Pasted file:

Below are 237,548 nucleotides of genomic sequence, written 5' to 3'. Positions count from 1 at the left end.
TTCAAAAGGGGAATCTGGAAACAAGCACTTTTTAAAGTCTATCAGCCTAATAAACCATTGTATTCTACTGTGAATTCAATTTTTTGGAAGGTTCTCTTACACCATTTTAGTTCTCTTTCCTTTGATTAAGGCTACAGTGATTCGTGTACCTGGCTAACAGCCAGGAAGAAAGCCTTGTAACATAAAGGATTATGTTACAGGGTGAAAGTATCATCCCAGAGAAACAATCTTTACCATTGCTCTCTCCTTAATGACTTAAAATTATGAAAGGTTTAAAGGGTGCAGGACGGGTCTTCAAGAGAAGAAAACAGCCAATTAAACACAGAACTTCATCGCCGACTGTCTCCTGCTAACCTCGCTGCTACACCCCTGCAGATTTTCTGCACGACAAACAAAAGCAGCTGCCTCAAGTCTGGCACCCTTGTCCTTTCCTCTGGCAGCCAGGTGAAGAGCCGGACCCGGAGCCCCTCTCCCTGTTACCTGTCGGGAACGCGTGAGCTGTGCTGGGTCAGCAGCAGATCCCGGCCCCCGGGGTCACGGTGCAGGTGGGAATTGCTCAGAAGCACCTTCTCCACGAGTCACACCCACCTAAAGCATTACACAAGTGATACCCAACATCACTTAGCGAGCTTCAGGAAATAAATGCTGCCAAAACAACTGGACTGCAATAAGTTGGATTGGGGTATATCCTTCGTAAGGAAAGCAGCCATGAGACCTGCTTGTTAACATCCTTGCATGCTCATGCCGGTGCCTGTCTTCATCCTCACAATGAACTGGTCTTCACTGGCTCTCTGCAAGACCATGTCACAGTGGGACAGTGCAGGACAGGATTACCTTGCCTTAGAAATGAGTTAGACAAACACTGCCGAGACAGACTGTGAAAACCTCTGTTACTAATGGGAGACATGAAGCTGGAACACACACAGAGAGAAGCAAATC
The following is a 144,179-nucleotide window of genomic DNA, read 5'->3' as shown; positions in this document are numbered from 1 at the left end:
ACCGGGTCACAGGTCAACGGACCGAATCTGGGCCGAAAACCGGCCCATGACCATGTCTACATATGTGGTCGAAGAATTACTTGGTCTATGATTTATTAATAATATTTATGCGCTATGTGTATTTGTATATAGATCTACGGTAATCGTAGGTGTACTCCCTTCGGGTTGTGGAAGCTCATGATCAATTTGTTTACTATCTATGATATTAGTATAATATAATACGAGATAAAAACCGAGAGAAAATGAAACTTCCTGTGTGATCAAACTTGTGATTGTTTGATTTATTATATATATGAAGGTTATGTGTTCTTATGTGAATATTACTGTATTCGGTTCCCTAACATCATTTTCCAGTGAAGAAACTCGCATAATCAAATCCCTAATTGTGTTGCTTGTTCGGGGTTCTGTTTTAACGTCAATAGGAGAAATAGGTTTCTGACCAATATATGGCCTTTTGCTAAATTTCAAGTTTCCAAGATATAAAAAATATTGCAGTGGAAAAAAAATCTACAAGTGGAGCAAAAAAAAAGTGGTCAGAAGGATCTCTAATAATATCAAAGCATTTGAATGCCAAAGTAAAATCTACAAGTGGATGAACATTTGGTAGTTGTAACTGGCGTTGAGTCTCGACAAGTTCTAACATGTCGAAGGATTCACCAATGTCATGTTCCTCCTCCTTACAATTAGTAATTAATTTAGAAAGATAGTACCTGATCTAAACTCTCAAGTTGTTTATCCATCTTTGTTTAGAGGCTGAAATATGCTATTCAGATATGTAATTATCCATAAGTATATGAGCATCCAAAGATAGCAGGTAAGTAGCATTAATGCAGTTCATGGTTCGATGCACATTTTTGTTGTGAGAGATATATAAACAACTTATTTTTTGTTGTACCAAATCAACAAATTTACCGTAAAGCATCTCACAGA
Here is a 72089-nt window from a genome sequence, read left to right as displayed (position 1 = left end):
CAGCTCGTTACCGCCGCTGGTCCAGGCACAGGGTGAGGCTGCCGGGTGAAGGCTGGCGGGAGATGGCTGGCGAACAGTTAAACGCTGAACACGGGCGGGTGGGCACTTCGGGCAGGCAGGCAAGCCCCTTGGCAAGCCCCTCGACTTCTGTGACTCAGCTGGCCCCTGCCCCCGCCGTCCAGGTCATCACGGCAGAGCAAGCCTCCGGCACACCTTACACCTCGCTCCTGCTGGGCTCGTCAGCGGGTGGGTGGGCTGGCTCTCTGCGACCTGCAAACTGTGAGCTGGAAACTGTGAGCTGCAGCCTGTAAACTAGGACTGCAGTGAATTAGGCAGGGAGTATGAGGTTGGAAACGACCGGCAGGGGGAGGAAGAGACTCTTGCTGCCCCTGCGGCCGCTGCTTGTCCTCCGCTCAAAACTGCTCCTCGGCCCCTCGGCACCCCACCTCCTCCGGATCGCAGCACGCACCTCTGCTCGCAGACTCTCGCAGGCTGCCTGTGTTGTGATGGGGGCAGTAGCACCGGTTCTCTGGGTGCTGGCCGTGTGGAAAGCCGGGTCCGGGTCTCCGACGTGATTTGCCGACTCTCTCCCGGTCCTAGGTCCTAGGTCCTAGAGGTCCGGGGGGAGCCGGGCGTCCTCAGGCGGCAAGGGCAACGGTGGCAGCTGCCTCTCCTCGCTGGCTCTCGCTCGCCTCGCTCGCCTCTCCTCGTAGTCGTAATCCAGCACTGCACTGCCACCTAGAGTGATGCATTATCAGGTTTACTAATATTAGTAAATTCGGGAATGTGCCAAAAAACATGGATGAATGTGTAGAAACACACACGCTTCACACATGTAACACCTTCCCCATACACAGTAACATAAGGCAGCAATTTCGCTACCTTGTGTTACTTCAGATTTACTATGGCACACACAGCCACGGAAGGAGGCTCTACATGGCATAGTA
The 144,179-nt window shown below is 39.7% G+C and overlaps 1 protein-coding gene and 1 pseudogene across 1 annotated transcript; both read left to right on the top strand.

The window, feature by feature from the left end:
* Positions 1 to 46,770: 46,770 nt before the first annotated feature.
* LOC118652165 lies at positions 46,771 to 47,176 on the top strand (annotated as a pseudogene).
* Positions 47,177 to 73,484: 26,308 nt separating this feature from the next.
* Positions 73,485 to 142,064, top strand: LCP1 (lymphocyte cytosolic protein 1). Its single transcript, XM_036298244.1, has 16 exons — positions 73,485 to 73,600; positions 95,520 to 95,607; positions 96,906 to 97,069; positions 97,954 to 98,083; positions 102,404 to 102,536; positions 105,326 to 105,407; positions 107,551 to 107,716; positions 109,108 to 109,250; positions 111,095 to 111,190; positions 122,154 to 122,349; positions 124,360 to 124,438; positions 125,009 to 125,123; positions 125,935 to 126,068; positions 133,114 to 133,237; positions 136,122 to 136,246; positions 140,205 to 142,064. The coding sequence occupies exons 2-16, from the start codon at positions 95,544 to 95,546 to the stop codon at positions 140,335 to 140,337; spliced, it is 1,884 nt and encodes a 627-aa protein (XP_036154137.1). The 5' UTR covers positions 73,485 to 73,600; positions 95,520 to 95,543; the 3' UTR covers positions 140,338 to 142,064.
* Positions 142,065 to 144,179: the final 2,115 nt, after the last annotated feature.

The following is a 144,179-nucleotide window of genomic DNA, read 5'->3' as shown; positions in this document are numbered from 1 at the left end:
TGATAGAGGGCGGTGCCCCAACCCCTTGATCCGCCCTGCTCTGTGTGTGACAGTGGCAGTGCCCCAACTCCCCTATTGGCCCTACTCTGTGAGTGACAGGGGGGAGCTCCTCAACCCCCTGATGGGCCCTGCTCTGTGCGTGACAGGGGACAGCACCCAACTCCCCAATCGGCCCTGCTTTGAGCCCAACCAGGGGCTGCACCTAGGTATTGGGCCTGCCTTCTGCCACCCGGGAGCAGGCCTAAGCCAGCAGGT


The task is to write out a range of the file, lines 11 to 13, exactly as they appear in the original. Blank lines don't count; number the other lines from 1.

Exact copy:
* Positions 47,177 to 73,484: 26,308 nt separating this feature from the next.
* Positions 73,485 to 142,064, top strand: LCP1 (lymphocyte cytosolic protein 1). Its single transcript, XM_036298244.1, has 16 exons — positions 73,485 to 73,600; positions 95,520 to 95,607; positions 96,906 to 97,069; positions 97,954 to 98,083; positions 102,404 to 102,536; positions 105,326 to 105,407; positions 107,551 to 107,716; positions 109,108 to 109,250; positions 111,095 to 111,190; positions 122,154 to 122,349; positions 124,360 to 124,438; positions 125,009 to 125,123; positions 125,935 to 126,068; positions 133,114 to 133,237; positions 136,122 to 136,246; positions 140,205 to 142,064. The coding sequence occupies exons 2-16, from the start codon at positions 95,544 to 95,546 to the stop codon at positions 140,335 to 140,337; spliced, it is 1,884 nt and encodes a 627-aa protein (XP_036154137.1). The 5' UTR covers positions 73,485 to 73,600; positions 95,520 to 95,543; the 3' UTR covers positions 140,338 to 142,064.
* Positions 142,065 to 144,179: the final 2,115 nt, after the last annotated feature.